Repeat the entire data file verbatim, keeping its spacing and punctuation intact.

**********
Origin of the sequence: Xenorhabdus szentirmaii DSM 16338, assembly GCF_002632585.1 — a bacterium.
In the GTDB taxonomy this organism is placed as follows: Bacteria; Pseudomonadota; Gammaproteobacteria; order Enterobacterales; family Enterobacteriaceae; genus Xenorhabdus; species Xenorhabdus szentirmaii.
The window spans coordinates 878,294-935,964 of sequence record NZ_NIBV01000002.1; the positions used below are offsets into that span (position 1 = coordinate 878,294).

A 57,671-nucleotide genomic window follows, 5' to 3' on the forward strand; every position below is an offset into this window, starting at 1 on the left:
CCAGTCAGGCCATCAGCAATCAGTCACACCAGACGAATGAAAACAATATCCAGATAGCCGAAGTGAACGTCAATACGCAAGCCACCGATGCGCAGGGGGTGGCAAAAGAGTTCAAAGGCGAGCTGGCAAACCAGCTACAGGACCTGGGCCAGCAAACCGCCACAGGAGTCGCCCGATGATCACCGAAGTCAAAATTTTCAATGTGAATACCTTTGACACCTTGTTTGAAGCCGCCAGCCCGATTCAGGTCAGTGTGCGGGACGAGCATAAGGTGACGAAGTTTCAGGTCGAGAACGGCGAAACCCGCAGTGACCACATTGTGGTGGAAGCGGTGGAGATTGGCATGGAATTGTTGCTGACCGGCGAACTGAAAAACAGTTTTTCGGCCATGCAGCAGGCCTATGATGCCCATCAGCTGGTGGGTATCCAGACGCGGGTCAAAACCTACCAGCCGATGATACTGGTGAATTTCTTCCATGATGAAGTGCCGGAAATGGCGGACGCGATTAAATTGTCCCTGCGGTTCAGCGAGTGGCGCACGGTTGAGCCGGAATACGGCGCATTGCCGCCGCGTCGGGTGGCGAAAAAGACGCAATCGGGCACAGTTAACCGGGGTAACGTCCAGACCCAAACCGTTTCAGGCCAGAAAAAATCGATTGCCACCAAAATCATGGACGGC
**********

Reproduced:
Origin of the sequence: Xenorhabdus szentirmaii DSM 16338, assembly GCF_002632585.1 — a bacterium.
In the GTDB taxonomy this organism is placed as follows: Bacteria; Pseudomonadota; Gammaproteobacteria; order Enterobacterales; family Enterobacteriaceae; genus Xenorhabdus; species Xenorhabdus szentirmaii.
The window spans coordinates 878,294-935,964 of sequence record NZ_NIBV01000002.1; the positions used below are offsets into that span (position 1 = coordinate 878,294).

A 57,671-nucleotide genomic window follows, 5' to 3' on the forward strand; every position below is an offset into this window, starting at 1 on the left:
CCAGTCAGGCCATCAGCAATCAGTCACACCAGACGAATGAAAACAATATCCAGATAGCCGAAGTGAACGTCAATACGCAAGCCACCGATGCGCAGGGGGTGGCAAAAGAGTTCAAAGGCGAGCTGGCAAACCAGCTACAGGACCTGGGCCAGCAAACCGCCACAGGAGTCGCCCGATGATCACCGAAGTCAAAATTTTCAATGTGAATACCTTTGACACCTTGTTTGAAGCCGCCAGCCCGATTCAGGTCAGTGTGCGGGACGAGCATAAGGTGACGAAGTTTCAGGTCGAGAACGGCGAAACCCGCAGTGACCACATTGTGGTGGAAGCGGTGGAGATTGGCATGGAATTGTTGCTGACCGGCGAACTGAAAAACAGTTTTTCGGCCATGCAGCAGGCCTATGATGCCCATCAGCTGGTGGGTATCCAGACGCGGGTCAAAACCTACCAGCCGATGATACTGGTGAATTTCTTCCATGATGAAGTGCCGGAAATGGCGGACGCGATTAAATTGTCCCTGCGGTTCAGCGAGTGGCGCACGGTTGAGCCGGAATACGGCGCATTGCCGCCGCGTCGGGTGGCGAAAAAGACGCAATCGGGCACAGTTAACCGGGGTAACGTCCAGACCCAAACCGTTTCAGGCCAGAAAAAATCGATTGCCACCAAAATCATGGACGGC